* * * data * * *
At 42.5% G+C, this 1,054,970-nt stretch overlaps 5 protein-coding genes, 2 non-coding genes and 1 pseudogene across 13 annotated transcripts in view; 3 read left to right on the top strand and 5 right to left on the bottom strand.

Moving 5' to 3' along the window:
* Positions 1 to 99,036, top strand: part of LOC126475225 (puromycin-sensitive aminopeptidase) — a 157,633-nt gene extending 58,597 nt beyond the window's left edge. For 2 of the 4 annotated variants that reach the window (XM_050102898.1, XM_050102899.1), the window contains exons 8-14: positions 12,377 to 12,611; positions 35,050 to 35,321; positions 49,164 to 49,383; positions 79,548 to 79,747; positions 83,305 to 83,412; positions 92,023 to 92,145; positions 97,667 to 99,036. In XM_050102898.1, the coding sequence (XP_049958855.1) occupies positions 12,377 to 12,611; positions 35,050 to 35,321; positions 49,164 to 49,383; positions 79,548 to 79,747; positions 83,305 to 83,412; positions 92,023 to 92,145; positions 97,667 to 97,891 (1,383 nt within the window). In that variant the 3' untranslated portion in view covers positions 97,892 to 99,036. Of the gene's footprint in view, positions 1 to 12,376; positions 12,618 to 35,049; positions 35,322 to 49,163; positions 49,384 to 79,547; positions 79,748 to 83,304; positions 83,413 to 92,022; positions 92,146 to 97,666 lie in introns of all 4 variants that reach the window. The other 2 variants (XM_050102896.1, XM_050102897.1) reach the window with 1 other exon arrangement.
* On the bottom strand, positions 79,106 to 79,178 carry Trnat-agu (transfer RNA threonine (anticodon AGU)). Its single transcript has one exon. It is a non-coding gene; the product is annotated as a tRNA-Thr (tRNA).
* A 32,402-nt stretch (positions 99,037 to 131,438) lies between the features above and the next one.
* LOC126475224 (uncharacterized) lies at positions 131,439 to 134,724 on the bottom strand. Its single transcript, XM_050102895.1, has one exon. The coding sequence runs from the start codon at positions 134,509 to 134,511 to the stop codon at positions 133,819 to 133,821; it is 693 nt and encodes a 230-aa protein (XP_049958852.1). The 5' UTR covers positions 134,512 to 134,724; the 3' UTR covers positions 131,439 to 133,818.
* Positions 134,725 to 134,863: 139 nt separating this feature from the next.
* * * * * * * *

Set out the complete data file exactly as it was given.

At 42.5% G+C, this 1,054,970-nt stretch overlaps 5 protein-coding genes, 2 non-coding genes and 1 pseudogene across 13 annotated transcripts in view; 3 read left to right on the top strand and 5 right to left on the bottom strand.

Moving 5' to 3' along the window:
* Positions 1 to 99,036, top strand: part of LOC126475225 (puromycin-sensitive aminopeptidase) — a 157,633-nt gene extending 58,597 nt beyond the window's left edge. For 2 of the 4 annotated variants that reach the window (XM_050102898.1, XM_050102899.1), the window contains exons 8-14: positions 12,377 to 12,611; positions 35,050 to 35,321; positions 49,164 to 49,383; positions 79,548 to 79,747; positions 83,305 to 83,412; positions 92,023 to 92,145; positions 97,667 to 99,036. In XM_050102898.1, the coding sequence (XP_049958855.1) occupies positions 12,377 to 12,611; positions 35,050 to 35,321; positions 49,164 to 49,383; positions 79,548 to 79,747; positions 83,305 to 83,412; positions 92,023 to 92,145; positions 97,667 to 97,891 (1,383 nt within the window). In that variant the 3' untranslated portion in view covers positions 97,892 to 99,036. Of the gene's footprint in view, positions 1 to 12,376; positions 12,618 to 35,049; positions 35,322 to 49,163; positions 49,384 to 79,547; positions 79,748 to 83,304; positions 83,413 to 92,022; positions 92,146 to 97,666 lie in introns of all 4 variants that reach the window. The other 2 variants (XM_050102896.1, XM_050102897.1) reach the window with 1 other exon arrangement.
* On the bottom strand, positions 79,106 to 79,178 carry Trnat-agu (transfer RNA threonine (anticodon AGU)). Its single transcript has one exon. It is a non-coding gene; the product is annotated as a tRNA-Thr (tRNA).
* A 32,402-nt stretch (positions 99,037 to 131,438) lies between the features above and the next one.
* LOC126475224 (uncharacterized) lies at positions 131,439 to 134,724 on the bottom strand. Its single transcript, XM_050102895.1, has one exon. The coding sequence runs from the start codon at positions 134,509 to 134,511 to the stop codon at positions 133,819 to 133,821; it is 693 nt and encodes a 230-aa protein (XP_049958852.1). The 5' UTR covers positions 134,512 to 134,724; the 3' UTR covers positions 131,439 to 133,818.
* Positions 134,725 to 134,863: 139 nt separating this feature from the next.